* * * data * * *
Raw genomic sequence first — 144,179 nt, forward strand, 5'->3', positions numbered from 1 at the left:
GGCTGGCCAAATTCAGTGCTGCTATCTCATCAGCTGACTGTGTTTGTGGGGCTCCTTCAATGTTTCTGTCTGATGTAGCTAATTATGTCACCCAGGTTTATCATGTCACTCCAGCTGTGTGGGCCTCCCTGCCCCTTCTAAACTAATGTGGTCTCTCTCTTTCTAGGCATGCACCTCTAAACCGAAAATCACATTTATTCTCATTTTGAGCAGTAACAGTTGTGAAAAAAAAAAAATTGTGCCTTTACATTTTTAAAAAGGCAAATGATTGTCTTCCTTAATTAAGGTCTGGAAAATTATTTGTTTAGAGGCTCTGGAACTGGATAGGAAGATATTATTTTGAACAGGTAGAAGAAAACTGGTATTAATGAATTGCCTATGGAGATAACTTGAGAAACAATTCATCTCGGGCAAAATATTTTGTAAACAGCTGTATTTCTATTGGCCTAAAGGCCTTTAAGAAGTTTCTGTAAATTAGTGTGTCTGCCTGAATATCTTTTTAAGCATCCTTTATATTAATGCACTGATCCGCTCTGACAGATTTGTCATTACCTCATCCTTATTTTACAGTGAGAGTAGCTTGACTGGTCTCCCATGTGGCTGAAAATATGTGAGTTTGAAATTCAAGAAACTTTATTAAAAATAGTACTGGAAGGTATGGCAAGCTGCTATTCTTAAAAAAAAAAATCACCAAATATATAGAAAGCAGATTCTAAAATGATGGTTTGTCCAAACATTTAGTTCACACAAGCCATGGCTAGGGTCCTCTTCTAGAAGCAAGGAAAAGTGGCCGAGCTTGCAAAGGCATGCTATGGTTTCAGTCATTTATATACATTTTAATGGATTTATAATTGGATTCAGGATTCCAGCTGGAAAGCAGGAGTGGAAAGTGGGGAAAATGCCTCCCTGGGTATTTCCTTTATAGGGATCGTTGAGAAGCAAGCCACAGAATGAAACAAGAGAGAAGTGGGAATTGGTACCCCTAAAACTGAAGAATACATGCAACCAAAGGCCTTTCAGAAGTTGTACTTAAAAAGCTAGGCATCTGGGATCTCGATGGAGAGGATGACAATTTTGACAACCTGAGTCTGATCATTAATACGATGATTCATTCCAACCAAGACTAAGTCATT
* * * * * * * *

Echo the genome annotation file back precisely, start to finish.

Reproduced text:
Raw genomic sequence first — 144,179 nt, forward strand, 5'->3', positions numbered from 1 at the left:
GGCTGGCCAAATTCAGTGCTGCTATCTCATCAGCTGACTGTGTTTGTGGGGCTCCTTCAATGTTTCTGTCTGATGTAGCTAATTATGTCACCCAGGTTTATCATGTCACTCCAGCTGTGTGGGCCTCCCTGCCCCTTCTAAACTAATGTGGTCTCTCTCTTTCTAGGCATGCACCTCTAAACCGAAAATCACATTTATTCTCATTTTGAGCAGTAACAGTTGTGAAAAAAAAAAAATTGTGCCTTTACATTTTTAAAAAGGCAAATGATTGTCTTCCTTAATTAAGGTCTGGAAAATTATTTGTTTAGAGGCTCTGGAACTGGATAGGAAGATATTATTTTGAACAGGTAGAAGAAAACTGGTATTAATGAATTGCCTATGGAGATAACTTGAGAAACAATTCATCTCGGGCAAAATATTTTGTAAACAGCTGTATTTCTATTGGCCTAAAGGCCTTTAAGAAGTTTCTGTAAATTAGTGTGTCTGCCTGAATATCTTTTTAAGCATCCTTTATATTAATGCACTGATCCGCTCTGACAGATTTGTCATTACCTCATCCTTATTTTACAGTGAGAGTAGCTTGACTGGTCTCCCATGTGGCTGAAAATATGTGAGTTTGAAATTCAAGAAACTTTATTAAAAATAGTACTGGAAGGTATGGCAAGCTGCTATTCTTAAAAAAAAAAATCACCAAATATATAGAAAGCAGATTCTAAAATGATGGTTTGTCCAAACATTTAGTTCACACAAGCCATGGCTAGGGTCCTCTTCTAGAAGCAAGGAAAAGTGGCCGAGCTTGCAAAGGCATGCTATGGTTTCAGTCATTTATATACATTTTAATGGATTTATAATTGGATTCAGGATTCCAGCTGGAAAGCAGGAGTGGAAAGTGGGGAAAATGCCTCCCTGGGTATTTCCTTTATAGGGATCGTTGAGAAGCAAGCCACAGAATGAAACAAGAGAGAAGTGGGAATTGGTACCCCTAAAACTGAAGAATACATGCAACCAAAGGCCTTTCAGAAGTTGTACTTAAAAAGCTAGGCATCTGGGATCTCGATGGAGAGGATGACAATTTTGACAACCTGAGTCTGATCATTAATACGATGATTCATTCCAACCAAGACTAAGTCATT